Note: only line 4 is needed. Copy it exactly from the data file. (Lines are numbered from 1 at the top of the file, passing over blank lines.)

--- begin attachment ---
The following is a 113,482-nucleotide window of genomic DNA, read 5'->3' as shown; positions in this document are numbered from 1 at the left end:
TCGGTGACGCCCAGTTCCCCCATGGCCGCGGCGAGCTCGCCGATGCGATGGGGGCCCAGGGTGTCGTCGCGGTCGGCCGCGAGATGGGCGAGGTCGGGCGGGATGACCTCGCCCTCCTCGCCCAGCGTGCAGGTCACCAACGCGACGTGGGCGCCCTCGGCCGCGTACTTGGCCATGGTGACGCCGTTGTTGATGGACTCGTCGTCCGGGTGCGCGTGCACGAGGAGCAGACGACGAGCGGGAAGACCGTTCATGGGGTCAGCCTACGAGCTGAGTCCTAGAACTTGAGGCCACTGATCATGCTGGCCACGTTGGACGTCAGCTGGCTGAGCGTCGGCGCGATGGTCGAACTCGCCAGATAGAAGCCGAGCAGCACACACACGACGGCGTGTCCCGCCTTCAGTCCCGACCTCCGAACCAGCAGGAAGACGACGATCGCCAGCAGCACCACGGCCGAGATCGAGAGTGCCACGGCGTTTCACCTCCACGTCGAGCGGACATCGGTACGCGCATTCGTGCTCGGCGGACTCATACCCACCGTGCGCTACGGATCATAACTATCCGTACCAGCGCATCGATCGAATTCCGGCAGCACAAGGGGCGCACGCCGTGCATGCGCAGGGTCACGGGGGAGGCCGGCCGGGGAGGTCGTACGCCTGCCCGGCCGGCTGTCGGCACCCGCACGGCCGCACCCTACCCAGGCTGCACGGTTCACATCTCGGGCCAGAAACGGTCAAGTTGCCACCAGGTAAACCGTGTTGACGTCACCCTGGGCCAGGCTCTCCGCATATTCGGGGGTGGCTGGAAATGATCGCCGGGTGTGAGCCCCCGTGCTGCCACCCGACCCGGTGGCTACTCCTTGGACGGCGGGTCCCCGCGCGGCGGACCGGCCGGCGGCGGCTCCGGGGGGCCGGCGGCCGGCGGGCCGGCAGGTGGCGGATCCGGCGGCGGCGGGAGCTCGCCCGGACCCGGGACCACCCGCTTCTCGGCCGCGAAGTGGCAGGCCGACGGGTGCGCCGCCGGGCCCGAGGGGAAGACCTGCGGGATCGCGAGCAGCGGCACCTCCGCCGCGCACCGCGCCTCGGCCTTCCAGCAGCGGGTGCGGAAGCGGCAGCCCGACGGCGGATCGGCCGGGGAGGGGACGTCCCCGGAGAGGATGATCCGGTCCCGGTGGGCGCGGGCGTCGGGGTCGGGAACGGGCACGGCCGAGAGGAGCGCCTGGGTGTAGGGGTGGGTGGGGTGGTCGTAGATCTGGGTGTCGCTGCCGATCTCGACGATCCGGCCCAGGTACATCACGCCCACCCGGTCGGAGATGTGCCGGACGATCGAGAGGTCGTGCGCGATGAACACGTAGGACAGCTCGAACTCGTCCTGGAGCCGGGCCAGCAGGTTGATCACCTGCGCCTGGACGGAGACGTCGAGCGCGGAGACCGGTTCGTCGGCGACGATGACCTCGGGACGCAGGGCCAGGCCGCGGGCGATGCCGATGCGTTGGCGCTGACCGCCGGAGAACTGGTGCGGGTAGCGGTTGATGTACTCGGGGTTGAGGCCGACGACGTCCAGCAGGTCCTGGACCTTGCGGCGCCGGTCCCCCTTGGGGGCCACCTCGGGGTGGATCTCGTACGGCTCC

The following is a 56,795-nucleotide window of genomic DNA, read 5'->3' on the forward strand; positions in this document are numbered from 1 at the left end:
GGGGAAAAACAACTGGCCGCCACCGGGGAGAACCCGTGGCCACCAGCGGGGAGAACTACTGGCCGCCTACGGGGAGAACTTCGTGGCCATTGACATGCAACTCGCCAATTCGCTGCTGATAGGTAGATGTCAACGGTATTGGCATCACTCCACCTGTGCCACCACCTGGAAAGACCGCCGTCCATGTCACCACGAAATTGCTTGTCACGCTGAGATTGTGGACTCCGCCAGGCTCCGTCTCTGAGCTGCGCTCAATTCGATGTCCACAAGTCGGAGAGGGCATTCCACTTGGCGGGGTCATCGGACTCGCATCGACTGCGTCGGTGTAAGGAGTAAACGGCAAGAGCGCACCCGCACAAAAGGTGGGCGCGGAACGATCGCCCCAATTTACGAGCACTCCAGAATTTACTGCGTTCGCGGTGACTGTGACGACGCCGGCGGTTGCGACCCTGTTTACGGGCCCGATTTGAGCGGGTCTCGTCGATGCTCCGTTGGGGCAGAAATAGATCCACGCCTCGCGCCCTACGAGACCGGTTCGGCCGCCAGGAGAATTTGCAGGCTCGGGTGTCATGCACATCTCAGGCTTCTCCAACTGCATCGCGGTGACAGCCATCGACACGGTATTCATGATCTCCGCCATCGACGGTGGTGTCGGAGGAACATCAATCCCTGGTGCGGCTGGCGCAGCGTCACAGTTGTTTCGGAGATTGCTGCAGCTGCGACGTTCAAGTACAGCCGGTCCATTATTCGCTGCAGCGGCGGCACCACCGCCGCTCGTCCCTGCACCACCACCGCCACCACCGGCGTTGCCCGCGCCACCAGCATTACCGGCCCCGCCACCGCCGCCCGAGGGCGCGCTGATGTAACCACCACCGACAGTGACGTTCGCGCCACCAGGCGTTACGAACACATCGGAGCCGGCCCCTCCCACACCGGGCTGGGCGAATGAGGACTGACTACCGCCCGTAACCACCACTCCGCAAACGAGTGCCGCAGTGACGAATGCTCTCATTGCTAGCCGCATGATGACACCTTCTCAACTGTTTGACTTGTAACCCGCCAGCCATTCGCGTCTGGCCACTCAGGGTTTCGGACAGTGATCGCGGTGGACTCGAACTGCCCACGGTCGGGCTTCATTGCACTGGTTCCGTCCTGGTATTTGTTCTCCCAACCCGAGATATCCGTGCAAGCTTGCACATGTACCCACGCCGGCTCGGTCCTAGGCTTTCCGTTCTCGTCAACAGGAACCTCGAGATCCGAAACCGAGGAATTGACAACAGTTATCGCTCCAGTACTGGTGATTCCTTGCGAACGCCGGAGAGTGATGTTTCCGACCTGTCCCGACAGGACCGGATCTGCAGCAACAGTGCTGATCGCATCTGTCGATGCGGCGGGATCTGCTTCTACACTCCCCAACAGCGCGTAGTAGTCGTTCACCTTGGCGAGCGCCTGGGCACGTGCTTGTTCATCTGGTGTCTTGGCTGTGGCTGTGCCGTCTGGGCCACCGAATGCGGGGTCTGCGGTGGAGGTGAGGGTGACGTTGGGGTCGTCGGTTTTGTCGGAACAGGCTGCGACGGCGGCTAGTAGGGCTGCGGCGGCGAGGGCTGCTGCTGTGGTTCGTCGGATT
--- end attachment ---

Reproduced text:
GGGGAAAAACAACTGGCCGCCACCGGGGAGAACCCGTGGCCACCAGCGGGGAGAACTACTGGCCGCCTACGGGGAGAACTTCGTGGCCATTGACATGCAACTCGCCAATTCGCTGCTGATAGGTAGATGTCAACGGTATTGGCATCACTCCACCTGTGCCACCACCTGGAAAGACCGCCGTCCATGTCACCACGAAATTGCTTGTCACGCTGAGATTGTGGACTCCGCCAGGCTCCGTCTCTGAGCTGCGCTCAATTCGATGTCCACAAGTCGGAGAGGGCATTCCACTTGGCGGGGTCATCGGACTCGCATCGACTGCGTCGGTGTAAGGAGTAAACGGCAAGAGCGCACCCGCACAAAAGGTGGGCGCGGAACGATCGCCCCAATTTACGAGCACTCCAGAATTTACTGCGTTCGCGGTGACTGTGACGACGCCGGCGGTTGCGACCCTGTTTACGGGCCCGATTTGAGCGGGTCTCGTCGATGCTCCGTTGGGGCAGAAATAGATCCACGCCTCGCGCCCTACGAGACCGGTTCGGCCGCCAGGAGAATTTGCAGGCTCGGGTGTCATGCACATCTCAGGCTTCTCCAACTGCATCGCGGTGACAGCCATCGACACGGTATTCATGATCTCCGCCATCGACGGTGGTGTCGGAGGAACATCAATCCCTGGTGCGGCTGGCGCAGCGTCACAGTTGTTTCGGAGATTGCTGCAGCTGCGACGTTCAAGTACAGCCGGTCCATTATTCGCTGCAGCGGCGGCACCACCGCCGCTCGTCCCTGCACCACCACCGCCACCACCGGCGTTGCCCGCGCCACCAGCATTACCGGCCCCGCCACCGCCGCCCGAGGGCGCGCTGATGTAACCACCACCGACAGTGACGTTCGCGCCACCAGGCGTTACGAACACATCGGAGCCGGCCCCTCCCACACCGGGCTGGGCGAATGAGGACTGACTACCGCCCGTAACCACCACTCCGCAAACGAGTGCCGCAGTGACGAATGCTCTCATTGCTAGCCGCATGATGACACCTTCTCAACTGTTTGACTTGTAACCCGCCAGCCATTCGCGTCTGGCCACTCAGGGTTTCGGACAGTGATCGCGGTGGACTCGAACTGCCCACGGTCGGGCTTCATTGCACTGGTTCCGTCCTGGTATTTGTTCTCCCAACCCGAGATATCCGTGCAAGCTTGCACATGTACCCACGCCGGCTCGGTCCTAGGCTTTCCGTTCTCGTCAACAGGAACCTCGAGATCCGAAACCGAGGAATTGACAACAGTTATCGCTCCAGTACTGGTGATTCCTTGCGAACGCCGGAGAGTGATGTTTCCGACCTGTCCCGACAGGACCGGATCTGCAGCAACAGTGCTGATCGCATCTGTCGATGCGGCGGGATCTGCTTCTACACTCCCCAACAGCGCGTAGTAGTCGTTCACCTTGGCGAGCGCCTGGGCACGTGCTTGTTCATCTGGTGTCTTGGCTGTGGCTGTGCCGTCTGGGCCACCGAATGCGGGGTCTGCGGTGGAGGTGAGGGTGACGTTGGGGTCGTCGGTTTTGTCGGAACAGGCTGCGACGGCGGCTAGTAGGGCTGCGGCGGCGAGGGCTGCTGCTGTGGTTCGTCGGATT